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Short seller accused Overstock of using “digital dividend” to manipulate the market, court dismissed the lawsuit
A federal judge in Utah has dismissed a lawsuit accusing Overstock ($OSTK) of manipulating the market by distributing “digital dividends” in security tokens to shareholders and repeatedly revising retail earnings guidelines that punish short sellers.
U.S. District Judge Dale Kimball approved two motions on September 28 to dismiss the lawsuit and ruled that the digital dividend did not manipulate the market and that the revised income statement was protected by the Private Securities Litigation Reform Act. Kimball said in the ruling:
“On the day Overstock announced the dividend, market observers had already realized and publicly stated that the digital dividend would force short sellers to cover short positions in order to avoid violating previous contractual obligations and thus put short sellers in trouble.”
In September 2019, two months after Overstock, which was transformed from a former online retailer to a current crypto retailer, announced its digital dividend, Mangrove Partners Master Fund initiated the lawsuit. The digital dividends distributed by Overstock will be airdropped to its shareholders in the form of “OSTKO” security tokens, at a ratio of one token for every 10 shares.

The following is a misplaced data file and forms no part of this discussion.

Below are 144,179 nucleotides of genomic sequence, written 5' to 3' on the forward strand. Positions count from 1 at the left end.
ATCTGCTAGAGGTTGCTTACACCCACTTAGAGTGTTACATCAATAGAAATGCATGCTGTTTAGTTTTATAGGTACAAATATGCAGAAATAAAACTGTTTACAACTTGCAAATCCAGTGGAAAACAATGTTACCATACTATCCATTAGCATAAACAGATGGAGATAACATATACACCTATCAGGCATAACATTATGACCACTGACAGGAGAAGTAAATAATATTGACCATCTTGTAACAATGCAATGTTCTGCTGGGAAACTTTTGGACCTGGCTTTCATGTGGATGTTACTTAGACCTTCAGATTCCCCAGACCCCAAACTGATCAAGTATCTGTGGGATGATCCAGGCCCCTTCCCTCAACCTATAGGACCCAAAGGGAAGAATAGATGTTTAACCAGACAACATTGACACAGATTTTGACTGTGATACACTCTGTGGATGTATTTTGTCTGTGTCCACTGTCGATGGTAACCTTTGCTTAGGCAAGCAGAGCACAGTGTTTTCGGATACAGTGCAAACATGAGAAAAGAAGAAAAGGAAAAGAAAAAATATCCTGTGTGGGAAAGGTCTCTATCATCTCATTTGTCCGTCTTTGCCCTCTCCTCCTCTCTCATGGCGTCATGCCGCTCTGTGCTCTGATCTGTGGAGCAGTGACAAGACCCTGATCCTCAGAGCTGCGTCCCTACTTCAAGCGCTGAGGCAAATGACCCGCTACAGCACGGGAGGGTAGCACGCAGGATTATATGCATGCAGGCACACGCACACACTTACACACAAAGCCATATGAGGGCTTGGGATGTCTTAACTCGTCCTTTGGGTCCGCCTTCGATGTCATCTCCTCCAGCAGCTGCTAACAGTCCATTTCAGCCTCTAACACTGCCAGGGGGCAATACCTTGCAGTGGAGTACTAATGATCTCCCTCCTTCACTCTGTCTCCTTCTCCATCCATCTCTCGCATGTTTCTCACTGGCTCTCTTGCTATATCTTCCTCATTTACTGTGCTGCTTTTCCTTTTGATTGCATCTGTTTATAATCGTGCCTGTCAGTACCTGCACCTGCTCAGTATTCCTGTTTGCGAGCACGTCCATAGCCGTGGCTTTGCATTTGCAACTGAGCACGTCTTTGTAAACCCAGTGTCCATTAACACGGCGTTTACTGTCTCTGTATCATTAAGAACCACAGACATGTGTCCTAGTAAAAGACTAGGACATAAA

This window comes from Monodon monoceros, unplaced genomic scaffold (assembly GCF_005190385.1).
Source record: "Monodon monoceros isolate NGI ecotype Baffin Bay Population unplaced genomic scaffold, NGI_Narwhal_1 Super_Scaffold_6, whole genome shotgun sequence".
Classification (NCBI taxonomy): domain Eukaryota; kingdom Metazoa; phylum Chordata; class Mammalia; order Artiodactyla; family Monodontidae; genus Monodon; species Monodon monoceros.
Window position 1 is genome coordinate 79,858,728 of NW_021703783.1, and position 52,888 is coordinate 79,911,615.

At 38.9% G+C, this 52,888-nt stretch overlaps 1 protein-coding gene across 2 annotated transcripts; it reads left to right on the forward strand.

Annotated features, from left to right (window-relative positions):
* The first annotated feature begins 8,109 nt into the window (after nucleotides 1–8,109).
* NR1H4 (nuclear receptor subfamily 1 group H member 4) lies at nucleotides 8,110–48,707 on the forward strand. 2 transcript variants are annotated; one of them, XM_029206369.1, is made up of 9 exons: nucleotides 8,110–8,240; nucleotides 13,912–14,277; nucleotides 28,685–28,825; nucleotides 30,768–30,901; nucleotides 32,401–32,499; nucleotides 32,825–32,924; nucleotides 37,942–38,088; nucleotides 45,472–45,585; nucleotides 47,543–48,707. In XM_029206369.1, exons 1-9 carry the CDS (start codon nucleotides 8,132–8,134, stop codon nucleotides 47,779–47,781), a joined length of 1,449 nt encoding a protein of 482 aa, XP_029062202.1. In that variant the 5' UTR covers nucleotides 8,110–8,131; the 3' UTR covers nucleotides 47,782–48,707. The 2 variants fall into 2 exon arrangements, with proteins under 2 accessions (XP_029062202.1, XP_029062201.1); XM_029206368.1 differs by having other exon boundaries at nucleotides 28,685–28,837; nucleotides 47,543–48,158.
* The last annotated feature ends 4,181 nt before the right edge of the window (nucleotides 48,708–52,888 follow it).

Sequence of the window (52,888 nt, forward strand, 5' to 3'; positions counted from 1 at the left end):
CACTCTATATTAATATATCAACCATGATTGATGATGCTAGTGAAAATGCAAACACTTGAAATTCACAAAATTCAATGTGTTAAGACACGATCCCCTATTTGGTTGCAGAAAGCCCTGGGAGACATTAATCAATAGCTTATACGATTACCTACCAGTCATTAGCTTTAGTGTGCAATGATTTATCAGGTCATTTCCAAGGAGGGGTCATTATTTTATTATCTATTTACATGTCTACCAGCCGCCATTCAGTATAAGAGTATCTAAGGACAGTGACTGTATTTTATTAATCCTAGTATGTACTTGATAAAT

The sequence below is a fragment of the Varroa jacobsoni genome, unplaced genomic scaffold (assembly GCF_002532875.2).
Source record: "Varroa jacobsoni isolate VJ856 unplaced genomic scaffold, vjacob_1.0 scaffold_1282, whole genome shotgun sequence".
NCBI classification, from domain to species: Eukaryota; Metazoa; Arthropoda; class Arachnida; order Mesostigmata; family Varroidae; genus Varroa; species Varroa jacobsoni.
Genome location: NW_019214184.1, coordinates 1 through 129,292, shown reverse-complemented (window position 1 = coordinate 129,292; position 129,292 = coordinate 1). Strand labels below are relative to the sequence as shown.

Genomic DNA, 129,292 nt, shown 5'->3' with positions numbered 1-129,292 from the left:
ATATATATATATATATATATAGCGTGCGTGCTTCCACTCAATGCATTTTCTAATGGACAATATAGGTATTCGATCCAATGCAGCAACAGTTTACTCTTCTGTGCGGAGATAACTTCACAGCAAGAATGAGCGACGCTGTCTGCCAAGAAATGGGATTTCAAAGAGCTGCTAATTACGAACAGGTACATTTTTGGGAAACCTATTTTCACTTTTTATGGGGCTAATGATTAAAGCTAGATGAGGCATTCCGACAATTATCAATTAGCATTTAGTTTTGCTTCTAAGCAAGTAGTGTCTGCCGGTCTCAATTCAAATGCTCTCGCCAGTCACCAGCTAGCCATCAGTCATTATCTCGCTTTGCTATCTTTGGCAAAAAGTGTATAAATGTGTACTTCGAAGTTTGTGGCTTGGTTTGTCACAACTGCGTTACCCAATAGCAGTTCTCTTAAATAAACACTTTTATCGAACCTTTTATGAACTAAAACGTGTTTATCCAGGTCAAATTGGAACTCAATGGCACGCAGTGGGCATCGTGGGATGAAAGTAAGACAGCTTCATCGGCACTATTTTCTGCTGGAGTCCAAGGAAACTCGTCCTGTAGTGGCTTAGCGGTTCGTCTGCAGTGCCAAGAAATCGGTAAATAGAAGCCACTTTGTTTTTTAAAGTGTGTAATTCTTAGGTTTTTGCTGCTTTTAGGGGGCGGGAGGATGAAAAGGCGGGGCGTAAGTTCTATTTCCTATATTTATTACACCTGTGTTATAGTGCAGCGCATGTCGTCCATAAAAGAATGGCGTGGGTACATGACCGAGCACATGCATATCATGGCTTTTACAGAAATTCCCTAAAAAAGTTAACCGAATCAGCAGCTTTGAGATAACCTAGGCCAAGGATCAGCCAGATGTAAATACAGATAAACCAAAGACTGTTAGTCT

Mangrove claimed that Overstock banned the sale of tokens within six months of digital dividends in order to make it difficult for short sellers to cover their positions. Mangrove also accused him of artificially creating a short squeeze.
The US Securities and Exchange Commission subsequently launched an investigation into the behavior of Overstock and its executives. In addition to communicating with the company’s former CEO Patrick Byrne, it also required it to produce documents related to dividends.
Judge Kimball ruled that Byrne’s “public contempt” of short sellers (referring to his many derogatory comments on short sellers) has nothing to do with the case because “the distribution of dividends is for legitimate business purposes.”
He summarized the lawsuit as “a classic attempt to defend fraud after the fact.”
Byrne’s lawyer Robert Driscoll told Law360, the US legal news media: “The Federal Securities Act does not act as investment insurance, and the court agreed.”